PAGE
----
Activists promised that Massachusetts gun restrictions would reduce crime. Didn’t happen.
The result of Massachussetts gun restrictions in 1998 was more crime than before. This was in complete contradiction to the promises made by those advocating these gun restrictions. But when none of the benefits materialized, these people did not want the gun restrictions ended. Instead, they moved the goal posts and said that guns had to be banned in every state.
All of this and more was published in the Boston Globe!
Jeff Jacoby writes, “Crime soared with Mass. gun law.”
The 1998 legislation did cut down, quite sharply, on the legal use of guns in Massachusetts. Within four years, the number of active gun licenses in the state had plummeted. “There were nearly 1.5 million active gun licenses in Massachusetts in 1998,” the AP reported. “In June , that number was down to just 200,000.” The author of the law, state Senator Cheryl Jacques, was pleased that the Bay State’s stiff new restrictions had made it possible to “weed out the clutter.”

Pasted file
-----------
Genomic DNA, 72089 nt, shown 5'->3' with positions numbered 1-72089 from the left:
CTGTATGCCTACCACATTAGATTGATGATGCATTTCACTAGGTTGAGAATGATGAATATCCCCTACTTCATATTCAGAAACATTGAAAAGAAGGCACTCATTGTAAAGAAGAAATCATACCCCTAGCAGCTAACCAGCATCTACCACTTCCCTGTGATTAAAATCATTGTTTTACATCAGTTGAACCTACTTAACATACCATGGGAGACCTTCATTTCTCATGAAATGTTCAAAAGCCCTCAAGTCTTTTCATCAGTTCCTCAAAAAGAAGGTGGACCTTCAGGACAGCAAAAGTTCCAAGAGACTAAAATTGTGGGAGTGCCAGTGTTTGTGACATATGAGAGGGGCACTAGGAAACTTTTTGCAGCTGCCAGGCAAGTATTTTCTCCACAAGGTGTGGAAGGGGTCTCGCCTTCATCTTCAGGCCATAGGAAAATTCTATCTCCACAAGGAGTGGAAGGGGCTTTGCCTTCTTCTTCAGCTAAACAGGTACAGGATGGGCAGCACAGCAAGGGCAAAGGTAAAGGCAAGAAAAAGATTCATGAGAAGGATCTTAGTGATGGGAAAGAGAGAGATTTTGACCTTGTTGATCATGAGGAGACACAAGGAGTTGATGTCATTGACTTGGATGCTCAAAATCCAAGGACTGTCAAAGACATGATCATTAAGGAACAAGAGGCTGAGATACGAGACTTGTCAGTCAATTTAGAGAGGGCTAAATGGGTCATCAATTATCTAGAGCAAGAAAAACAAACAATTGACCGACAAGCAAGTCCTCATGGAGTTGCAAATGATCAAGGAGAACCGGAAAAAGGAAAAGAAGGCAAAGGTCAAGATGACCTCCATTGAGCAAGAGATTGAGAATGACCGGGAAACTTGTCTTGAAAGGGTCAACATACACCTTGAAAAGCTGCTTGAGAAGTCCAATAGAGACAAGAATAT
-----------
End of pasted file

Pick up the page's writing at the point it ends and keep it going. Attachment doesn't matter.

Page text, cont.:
Since 1998, gun crime in Massachusetts has gotten worse, not better. In 2011, Massachusetts recorded 122 murders committed with firearms, the Globe reported this month — “a striking increase from the 65 in 1998.” Other crimes rose too. Between 1998 and 2011, robbery with firearms climbed 20.7 percent. Aggravated assaults jumped 26.7 percent.
Don’t hold your breath waiting for gun-control activists to admit they were wrong. The treatment they prescribed may have yielded the opposite of the results they promised, but they’re quite sure the prescription wasn’t to blame. Crime didn’t rise in Massachusetts because the state made it harder for honest citizens to lawfully carry a gun; it rose because other states didn’t do the same thing.
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